The UK has also has Special Christmas Telly for advertisers to get their teeth into, with guaranteed large audience numbers. We show special episodes of all our favourites on the 25th, whereas in the States it's all repeats of A Charlie Brown Christmas and Miracle on 34th Street. Hell, America has to wait until March to get the Downton Abbey Christmas Special. While I've gone off Downton rather, I'm looking forward to Call The Midwife and the return of Benedict Cumberbatch (sorry, Sherlock).

Yes, for all that I miss about America, in the great Transatlantic Christmas-Off, the UK definitely has the edge.




6 comments:

conuly said...

I'm not sure panto even exists in New York where the Christmas theatre experience is either The Nutcracker, or The Rockettes at Radio City Music Hall.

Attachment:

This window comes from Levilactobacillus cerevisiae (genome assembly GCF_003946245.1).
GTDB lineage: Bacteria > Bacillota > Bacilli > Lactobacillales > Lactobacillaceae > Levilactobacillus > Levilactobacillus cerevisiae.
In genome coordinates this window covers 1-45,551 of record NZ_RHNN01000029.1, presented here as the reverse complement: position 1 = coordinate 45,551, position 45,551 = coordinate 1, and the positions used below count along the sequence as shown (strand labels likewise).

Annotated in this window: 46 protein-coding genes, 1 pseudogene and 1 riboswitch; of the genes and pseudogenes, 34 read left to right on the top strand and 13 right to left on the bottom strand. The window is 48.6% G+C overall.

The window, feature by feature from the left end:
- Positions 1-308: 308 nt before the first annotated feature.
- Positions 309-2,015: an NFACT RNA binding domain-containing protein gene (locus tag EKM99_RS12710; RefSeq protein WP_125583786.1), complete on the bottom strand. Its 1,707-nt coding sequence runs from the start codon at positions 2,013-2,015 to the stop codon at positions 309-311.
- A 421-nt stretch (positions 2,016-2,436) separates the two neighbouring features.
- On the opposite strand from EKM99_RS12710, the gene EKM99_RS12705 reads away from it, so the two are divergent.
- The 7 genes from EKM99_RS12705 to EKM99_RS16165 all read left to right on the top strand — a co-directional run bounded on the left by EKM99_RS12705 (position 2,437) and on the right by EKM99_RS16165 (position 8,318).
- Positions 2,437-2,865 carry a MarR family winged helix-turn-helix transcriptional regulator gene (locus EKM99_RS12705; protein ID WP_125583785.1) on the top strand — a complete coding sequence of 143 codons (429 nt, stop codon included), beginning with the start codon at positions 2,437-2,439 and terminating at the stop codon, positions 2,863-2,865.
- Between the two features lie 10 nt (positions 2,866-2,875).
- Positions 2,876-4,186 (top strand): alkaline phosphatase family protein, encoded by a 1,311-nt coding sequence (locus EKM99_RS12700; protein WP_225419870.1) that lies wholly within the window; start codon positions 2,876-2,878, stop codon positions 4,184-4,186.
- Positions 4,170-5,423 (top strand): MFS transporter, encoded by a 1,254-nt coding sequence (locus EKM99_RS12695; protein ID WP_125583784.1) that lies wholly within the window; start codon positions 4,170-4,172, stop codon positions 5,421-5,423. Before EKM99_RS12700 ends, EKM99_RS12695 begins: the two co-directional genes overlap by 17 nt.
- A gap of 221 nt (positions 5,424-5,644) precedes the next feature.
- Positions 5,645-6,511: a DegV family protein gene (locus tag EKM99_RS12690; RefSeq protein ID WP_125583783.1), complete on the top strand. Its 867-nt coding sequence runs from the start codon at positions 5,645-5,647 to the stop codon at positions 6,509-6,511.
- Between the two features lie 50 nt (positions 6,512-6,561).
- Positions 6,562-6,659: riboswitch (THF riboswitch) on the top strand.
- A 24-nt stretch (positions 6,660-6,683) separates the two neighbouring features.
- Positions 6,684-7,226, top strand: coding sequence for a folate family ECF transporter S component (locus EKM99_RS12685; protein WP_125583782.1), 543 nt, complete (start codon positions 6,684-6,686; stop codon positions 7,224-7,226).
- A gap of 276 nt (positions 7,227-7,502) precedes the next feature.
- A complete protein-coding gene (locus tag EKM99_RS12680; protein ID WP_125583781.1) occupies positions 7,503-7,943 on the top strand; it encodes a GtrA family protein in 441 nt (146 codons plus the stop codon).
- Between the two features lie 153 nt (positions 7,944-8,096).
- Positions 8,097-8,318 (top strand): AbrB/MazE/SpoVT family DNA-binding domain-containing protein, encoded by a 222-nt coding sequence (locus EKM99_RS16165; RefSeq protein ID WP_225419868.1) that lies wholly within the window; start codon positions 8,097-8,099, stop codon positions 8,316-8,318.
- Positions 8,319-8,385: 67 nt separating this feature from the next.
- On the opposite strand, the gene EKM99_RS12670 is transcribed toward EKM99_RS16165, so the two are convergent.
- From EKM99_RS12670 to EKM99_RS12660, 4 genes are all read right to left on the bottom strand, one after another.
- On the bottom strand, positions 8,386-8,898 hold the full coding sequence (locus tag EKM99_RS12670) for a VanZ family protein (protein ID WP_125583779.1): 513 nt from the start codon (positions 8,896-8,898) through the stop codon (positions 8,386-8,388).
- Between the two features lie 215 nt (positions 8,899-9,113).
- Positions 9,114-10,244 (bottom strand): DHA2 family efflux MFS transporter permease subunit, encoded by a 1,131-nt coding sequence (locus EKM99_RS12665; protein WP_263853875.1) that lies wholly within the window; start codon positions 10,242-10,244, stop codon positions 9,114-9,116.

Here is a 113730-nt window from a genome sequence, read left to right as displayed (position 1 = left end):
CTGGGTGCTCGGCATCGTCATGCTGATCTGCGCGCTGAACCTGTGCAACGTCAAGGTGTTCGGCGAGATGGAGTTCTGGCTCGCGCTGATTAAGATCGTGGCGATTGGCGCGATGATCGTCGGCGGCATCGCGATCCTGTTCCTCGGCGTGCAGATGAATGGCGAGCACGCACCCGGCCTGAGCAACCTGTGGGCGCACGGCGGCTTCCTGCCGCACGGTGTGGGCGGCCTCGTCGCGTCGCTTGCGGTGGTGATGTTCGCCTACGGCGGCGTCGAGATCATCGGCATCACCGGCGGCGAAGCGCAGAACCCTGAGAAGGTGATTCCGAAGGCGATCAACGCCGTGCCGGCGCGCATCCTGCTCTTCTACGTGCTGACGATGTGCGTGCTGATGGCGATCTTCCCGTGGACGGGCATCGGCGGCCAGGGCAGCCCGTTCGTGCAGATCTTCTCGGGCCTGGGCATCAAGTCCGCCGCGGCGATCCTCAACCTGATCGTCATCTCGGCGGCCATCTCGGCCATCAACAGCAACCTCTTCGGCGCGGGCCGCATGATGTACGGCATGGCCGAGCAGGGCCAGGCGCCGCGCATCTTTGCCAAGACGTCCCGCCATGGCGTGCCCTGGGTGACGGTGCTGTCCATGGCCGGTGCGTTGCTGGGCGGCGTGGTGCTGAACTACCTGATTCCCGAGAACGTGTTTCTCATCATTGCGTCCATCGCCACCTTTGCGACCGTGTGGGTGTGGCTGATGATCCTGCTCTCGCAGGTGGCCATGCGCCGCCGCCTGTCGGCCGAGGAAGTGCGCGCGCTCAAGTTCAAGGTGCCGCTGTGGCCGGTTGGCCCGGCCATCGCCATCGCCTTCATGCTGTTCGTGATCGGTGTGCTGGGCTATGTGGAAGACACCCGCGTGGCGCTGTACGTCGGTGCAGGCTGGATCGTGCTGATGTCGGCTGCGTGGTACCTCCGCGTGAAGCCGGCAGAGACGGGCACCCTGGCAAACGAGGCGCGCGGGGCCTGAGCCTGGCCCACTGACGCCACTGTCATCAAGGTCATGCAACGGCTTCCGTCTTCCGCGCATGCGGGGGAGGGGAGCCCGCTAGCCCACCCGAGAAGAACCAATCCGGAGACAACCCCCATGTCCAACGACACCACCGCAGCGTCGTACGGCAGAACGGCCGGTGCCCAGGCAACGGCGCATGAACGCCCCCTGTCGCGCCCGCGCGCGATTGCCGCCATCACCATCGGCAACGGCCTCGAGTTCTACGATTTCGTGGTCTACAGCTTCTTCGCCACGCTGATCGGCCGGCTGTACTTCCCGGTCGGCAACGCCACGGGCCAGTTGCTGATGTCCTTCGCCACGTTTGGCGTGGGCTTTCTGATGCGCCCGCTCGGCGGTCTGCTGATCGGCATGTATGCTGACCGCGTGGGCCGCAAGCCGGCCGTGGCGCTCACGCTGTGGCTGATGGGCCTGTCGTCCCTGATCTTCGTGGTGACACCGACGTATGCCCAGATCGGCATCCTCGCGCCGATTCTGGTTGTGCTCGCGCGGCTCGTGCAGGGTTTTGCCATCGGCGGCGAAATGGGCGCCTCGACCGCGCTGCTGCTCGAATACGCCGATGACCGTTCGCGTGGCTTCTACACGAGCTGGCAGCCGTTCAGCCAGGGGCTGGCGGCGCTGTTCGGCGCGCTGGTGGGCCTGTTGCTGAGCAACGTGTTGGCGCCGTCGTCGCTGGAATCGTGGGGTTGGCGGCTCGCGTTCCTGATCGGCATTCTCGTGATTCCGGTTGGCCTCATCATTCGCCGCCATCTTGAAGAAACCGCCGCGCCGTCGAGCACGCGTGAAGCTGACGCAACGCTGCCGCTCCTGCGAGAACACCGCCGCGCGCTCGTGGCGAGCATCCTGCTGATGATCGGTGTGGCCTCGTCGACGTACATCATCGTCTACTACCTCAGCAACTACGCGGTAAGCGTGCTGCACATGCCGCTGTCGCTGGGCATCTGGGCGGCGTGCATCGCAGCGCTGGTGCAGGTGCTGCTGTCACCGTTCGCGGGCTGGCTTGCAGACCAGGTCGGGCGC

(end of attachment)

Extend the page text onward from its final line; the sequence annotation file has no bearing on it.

Well, it's definitely an import, but we've got it now!

http://www.pantomonium.org/index.html

The tickets are even "suggested donation", which is awesome. I read Ballet Shoes over and over until it fell apart in my hands as a child and I am ludicrously excited about this. Those girls were always auditioning for or acting in Christmas pantos, and once I worked out that there was no way the books meant mime I always was curious about it!

But, you know, the experience is for the nieces. It's, um, educational.

Muddling Along said...

Is a good point, Christmas really is the only time we get to go nuts over here (which may explain a great deal…) - have been trying to explain why panto is so fab to Americans and the whole 'well it's for the children but they do a lot of jokes that only the grown ups get and it's a bit risqué but very family friendly' doesn't seem to work...